This month, more fun with group membership with Mr. Roboto's Group Reporter HTA.
- By Jeffery Hicks
As Clint Eastwood once said as Dirty Harry in the movie Magnum Force
"A man's got to know his limitations." I've realized the graphical
tool I gave you last
for reviewing group membership on local computers or domains has its
For one, you could only report on one group at a time or check one server at
a time. What if you wanted to check all groups or a list of servers? What if
you wanted a report on all domain groups? A query like this could take a while,
so you would have had to schedule it for non-production hours. The original
HTA couldn't meet those needs.
With that in mind, I developed a command-line version of Mr. Roboto's Group
Reporter HTA. The file is a Windows Script File designed to run from a command
line using CSCRIPT. For syntax help and a brief usage guide, run:
Cscript groupreportercli.wsf /?
You can use this tool to enumerate all groups and their members on a specified
domain, a list of computers or all groups within a given Active Directory container.
If you specify a computer name or a list of computers, it will enumerate all
the local groups. Use this syntax to query all local groups on a specific computer:
If you prefer, you can also run through a list of computer names:
There isn't any provision to grab a list of servers from an organizational
unit (OU), but you can easily export such a list to a text file and use it here.
When you specify a container or OU, it will enumerate all groups within that
container. By default, the search won't enumerate any nested containers or OUs,
but you can specify or recurse to find all groups in any child containers. If
you want to search your entire domain, use this type of syntax:
Cscript /dn:DC=MyDomain,dc=local /recurse
You'll also be able to enumerate certain types of groups. Valid options are
Security, Distribution or *. The default is * for all groups. Use the /expand
parameter to expand any nested group membership. The default setting is to not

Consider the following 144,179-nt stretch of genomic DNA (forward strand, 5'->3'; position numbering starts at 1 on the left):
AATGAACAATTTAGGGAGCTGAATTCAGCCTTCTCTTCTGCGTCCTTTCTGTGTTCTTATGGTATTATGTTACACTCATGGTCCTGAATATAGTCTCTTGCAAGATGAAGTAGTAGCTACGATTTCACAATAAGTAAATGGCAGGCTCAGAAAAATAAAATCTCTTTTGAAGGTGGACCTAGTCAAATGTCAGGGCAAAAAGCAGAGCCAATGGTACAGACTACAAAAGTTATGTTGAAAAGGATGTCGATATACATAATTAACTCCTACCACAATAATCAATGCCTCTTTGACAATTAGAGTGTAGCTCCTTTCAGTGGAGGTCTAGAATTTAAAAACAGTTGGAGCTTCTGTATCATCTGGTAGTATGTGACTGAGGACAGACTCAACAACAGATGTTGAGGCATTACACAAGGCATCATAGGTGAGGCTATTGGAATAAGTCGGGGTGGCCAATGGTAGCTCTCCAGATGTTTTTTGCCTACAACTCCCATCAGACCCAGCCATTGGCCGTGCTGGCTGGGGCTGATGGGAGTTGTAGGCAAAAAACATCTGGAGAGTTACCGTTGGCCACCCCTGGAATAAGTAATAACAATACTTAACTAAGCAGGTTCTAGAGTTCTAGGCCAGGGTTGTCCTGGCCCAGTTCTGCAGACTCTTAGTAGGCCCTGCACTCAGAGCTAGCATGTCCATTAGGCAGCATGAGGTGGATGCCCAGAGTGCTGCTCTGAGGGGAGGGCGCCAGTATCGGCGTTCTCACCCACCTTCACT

expand nested groups. Use this option with caution, especially in large domains:
Cscript /dn:dc=mydomain,dc=local /recurse /expand /t:security
Roboto's Group Reporter HTA at: www.jdhitsolutions.com/scripts.
Extract the script to any directory you want and open a command
What Windows admin task would you like Mr. Roboto to automate
next? Send your suggestions to firstname.lastname@example.org.
This command will search the mydomain.local domain for all security groups
and expand any nested groups. Use the /E parameter if you want to save the results
to a text file. There won't be anything displayed on the screen while the script
runs, and it will overwrite any existing files with the same name. Needless
to say, the account executing the script must have administrator rights for
the computer, the OU or the domain being queried.
Local group membership doesn't support nested groups, nor is recursion so necessary.
If you specify these parameters for a local computer, the HTA will ignore them.
For that matter, there's no such thing as a local distribution group.
Remember to put any parameter values containing spaces in quotes -- and remember
that these are all one-line commands (even though they may wrap here):
Cscript /s:allservers /e:servergroups.txt
Cscript /dn:OU=Employees,DC=MyDomain,DC=local /expand /recurse /e:"Employee
Cscript /dn:"OU=Lists, DC=Company, DC=local" /recurse /t:distribution
/e:"d:\reports\Company Distribution Lists.txt"
The output of this script is essentially the same as the Group Auditor HTA.
For domain groups, you'll be able to determine not only members, but when the
group was created and last modified, its type, manager, mail address and description,
as well as the names of any groups to which it may belong. Now your help desk
tech has a graphical tool to check group membership and a powerful command-line
tool for organizational-level reporting.
Jeffery Hicks is a Microsoft MVP in Windows PowerShell, Microsoft Certified Trainer and an IT veteran with over 20 years of experience, much of it spent as an IT consultant specializing in Microsoft server technologies with an emphasis in automation and efficiency. He works today as an independent author, trainer and consultant. Jeff writes the popular Prof. PowerShell column for MPCMag.com and is a regular contributor to the Petri IT Knowledgebase and 4SysOps. If he isn't writing, then he's most likely recording training videos for companies like TrainSignal or hanging out in the forums at PowerShell.org. Jeff's latest books are Learn PowerShell 3 in a Month of Lunches, Learn PowerShell Toolmaking in a Month of Lunches and PowerShell in Depth: An Administrators Guide.
You can keep up with Jeff at his blog http://jdhitsolutions.com/blog, on Twitter at twitter.com/jeffhicks and on Google Plus (http:/gplus.to/JeffHicks)